tree: de6b06418615ec5c858227c777d8fe9cac36cb59 [path history] [tgz]
  3. corpus/
  4. fuzzer.c
  5. fuzzer.h
  6. mt19937.cpp
  7. mt19937.h
  8. testmem.c
  9. testmem.h

libsrt fuzzer

By Guido Vranken --

This is an advanced fuzzer for libSRTP ( It implements several special techniques, described below, that are not often found in fuzzers or elsewhere. All are encouraged to transpose these ideas to their own fuzzers for the betterment of software security.

Feel free to contact me for business enquiries.


From the repository's root directory:

CC=clang CXX=clang++ CXXFLAGS="-fsanitize=fuzzer-no-link,address,undefined -g -O3" CFLAGS="-fsanitize=fuzzer-no-link,address,undefined -g -O3" LDFLAGS="-fsanitize=fuzzer-no-link,address,undefined" ./configure
LIBFUZZER="-fsanitize=fuzzer" make srtp-fuzzer


Portable PRNG

mt19937.c exports the C++11 Mersenne Twister implementaton. Hence, a modern C++ compiler is required to compile this file.

This approach has the following advantages:

  • rand() is fickle -- its behavior eg. the sequence of numbers that it generates for a given seed, may differ across systems and libc's.
  • C++11 mt19937 is portable, meaning that its behavior will be consistent across platforms. This is important to keep the fuzzing corpus portable.
  • No need to implement a portable PRNG ourselves, or risk license incompatability by importing it from other projects.

Size 0 allocations

To test whether allocations of size 0 eg. malloc(0) are ever dereferenced and written to, the custom allocater will return an intentionally invalid pointer pointer address for these requests.

For more information, see the comments in fuzz_alloc().

Random allocation failures

The custom allocator will periodically return NULL for heap requests. This tests the library's resilience and correct operation in the event of global memory shortages.

The interval of NULL return values is deterministic as it relies on the PRNG, so for a given fuzzer input (that encodes the PRNG seed as well), behavior of that input with regards to allocator behaviour is consistent, allowing for reliable reproduction of bugs.

Detecting inadequate pointer arithmetic

This feature is only available on 32 bit builds.

Unless the --no_mmap flag is given, the fuzzer will use a special allocation technique for some of the allocation requests. It will use mmap() to reserve memory at the extremities of the virtual address space -- sometimes at 0x00010000 and sometimes at 0xFFFF0000. This approach can assist in detecting invalid or inadequate pointer arithmetic. For example, consider the following code:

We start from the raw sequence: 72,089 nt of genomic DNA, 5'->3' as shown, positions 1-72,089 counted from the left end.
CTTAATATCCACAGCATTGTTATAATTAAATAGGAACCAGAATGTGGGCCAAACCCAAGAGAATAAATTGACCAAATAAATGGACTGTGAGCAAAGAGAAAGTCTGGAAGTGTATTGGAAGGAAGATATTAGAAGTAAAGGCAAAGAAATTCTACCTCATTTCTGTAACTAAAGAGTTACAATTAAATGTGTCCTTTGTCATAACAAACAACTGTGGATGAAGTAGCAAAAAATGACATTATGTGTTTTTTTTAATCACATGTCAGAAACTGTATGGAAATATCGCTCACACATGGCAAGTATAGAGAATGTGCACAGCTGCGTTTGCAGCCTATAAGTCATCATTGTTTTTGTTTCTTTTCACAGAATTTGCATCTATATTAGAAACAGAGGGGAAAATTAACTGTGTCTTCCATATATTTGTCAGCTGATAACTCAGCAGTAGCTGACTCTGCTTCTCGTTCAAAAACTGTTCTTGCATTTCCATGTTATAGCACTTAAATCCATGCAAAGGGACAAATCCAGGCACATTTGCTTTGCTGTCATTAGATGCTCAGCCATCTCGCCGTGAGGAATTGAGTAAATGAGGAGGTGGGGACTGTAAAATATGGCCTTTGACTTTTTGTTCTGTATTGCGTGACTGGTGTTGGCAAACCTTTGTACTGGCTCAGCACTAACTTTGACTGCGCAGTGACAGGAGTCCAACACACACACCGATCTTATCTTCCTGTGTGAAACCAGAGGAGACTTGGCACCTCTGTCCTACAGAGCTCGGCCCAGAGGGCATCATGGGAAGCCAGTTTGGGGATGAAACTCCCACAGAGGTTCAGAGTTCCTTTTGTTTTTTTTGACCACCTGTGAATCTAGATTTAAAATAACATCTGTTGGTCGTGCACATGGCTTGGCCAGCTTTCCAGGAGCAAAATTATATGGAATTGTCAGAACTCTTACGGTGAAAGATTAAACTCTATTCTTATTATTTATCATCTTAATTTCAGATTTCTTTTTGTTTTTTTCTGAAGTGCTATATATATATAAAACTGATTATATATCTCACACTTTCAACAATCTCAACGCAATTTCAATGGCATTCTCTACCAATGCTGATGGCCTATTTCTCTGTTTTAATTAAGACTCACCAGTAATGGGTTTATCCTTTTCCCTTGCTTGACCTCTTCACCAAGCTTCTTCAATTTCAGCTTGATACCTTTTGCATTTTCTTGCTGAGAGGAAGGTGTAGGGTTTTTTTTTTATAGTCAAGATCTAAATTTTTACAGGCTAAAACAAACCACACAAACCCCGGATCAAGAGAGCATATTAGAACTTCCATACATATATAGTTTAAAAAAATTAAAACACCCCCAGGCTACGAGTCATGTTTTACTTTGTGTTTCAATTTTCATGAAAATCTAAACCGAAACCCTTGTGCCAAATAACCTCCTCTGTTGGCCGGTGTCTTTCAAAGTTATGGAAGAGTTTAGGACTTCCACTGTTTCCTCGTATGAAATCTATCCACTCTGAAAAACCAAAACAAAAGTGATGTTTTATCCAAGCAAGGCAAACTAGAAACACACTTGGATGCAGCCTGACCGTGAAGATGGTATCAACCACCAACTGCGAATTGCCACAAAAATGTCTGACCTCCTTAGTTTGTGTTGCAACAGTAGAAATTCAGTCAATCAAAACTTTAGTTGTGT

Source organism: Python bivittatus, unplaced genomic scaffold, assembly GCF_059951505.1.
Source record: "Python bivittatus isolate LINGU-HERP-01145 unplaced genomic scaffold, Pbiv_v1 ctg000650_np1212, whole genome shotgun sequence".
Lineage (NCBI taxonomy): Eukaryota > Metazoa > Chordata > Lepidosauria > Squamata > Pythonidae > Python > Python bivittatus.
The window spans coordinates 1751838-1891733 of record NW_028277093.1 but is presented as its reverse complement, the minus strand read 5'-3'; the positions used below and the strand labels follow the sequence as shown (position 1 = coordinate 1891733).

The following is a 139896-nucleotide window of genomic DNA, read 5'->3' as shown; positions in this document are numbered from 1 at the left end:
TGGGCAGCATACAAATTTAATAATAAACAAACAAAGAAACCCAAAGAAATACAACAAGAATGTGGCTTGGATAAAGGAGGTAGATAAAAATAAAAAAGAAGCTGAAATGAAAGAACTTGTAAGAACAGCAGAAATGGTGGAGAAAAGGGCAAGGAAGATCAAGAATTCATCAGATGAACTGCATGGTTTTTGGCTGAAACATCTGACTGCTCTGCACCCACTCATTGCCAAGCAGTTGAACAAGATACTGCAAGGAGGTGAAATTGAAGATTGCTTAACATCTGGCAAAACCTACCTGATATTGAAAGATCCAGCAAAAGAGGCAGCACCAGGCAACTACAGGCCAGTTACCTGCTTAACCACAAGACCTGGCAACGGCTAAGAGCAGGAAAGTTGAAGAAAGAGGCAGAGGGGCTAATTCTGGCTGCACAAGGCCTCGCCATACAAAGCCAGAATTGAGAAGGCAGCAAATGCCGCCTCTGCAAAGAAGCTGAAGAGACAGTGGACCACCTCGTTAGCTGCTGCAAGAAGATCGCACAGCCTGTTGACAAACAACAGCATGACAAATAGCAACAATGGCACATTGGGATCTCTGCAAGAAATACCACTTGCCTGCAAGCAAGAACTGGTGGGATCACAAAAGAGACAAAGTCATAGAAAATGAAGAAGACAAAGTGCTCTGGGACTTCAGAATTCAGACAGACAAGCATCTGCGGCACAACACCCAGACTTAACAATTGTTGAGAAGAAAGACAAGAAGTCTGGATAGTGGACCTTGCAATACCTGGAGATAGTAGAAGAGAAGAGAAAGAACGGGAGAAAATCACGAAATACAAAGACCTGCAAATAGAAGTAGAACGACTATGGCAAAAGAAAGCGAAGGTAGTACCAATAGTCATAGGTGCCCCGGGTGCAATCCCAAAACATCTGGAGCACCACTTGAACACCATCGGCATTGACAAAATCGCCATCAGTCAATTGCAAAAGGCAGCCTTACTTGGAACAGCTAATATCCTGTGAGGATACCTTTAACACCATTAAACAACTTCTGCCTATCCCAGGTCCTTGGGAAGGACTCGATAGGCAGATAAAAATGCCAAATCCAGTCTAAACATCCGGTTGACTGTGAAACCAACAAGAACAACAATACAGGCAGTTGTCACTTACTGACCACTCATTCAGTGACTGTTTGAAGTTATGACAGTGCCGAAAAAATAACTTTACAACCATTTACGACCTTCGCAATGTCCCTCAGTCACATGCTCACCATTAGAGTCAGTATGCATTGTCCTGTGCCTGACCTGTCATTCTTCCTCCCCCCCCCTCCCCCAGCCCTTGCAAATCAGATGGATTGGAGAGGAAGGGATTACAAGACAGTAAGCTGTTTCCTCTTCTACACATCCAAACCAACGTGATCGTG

if ( start + n < end ) {
    memset(start, 0, n);

where start and end demarcate a memory region, and n is some positive integer. If n is a sufficiently large value, a pointer addition overflow will occur, leading to a page fault. By routinely placing allocations at the high virtual address 0xFFFF0000, the chances of detecting this bug are increased. So let's say start was previously allocated at 0xFFFF0000, and end is 0xFFFF1000, and n is 0xFFFFF. Then the expression effectively becomes:

if ( 0xFFFF0000 + 0x000FFFFF < 0xFFFF1000 ) {
    memset(0xFFFF0000, 0, 0x000FFFF);

The addition 0xFFFF0000 + 0x000FFFFF overflows so the result is 0x000EFFFF. Hence:

if ( 0x000EFFFF < 0xFFFF1000 ) { // Expression resolves as true !

The subsequent memset is executed contrary to the programmer's intentions, and a segmentation fault will occur.

While this is a corner case, it can not be ruled out that it might occur in a production environment. What's more, the analyst examining the crash can reason about how the value of n comes about in the first place, and concoct a crafted input that leads to a very high n value, making the “exploit” succeed even with average virtual addresses.

Aside from using mmap to allocate at address 0xFFFF0000, the fuzzer will also place allocations at the low virtual address 0x00010000 to detect invalid pointer arithmetic involving subtraction:

if ( end - n > start ) {

Output memory testing

testmem.c exports fuzz_testmem. All this function does is copy the input buffer to a newly allocated heap region, and then free that heap region. If AddressSanitizer is enabled, this ensures that the input buffer to fuzz_testmem is a legal memory region. If MemorySanitizer is enabled, then ``fuzz_testmemcallsfuzz_testmem_msan````. The latter function writes the data at hand to /dev/null. This is an nice trick to make MemorySanitizer evaluate this data, and crash if it contains uninitialized bytes. This function has been implemented in a separate file for a reason: from the perspective of an optimizing compiler, this is a meaningless operation, and as such it might be optimized away. Hence, this file must be compiled without optimizations (-O0 flag).


When extending the current fuzzer, use variable types whose width is consistent across systems where possible. This is necessary to retain corpus portability. For example, use uint64_t rather than unsigned long.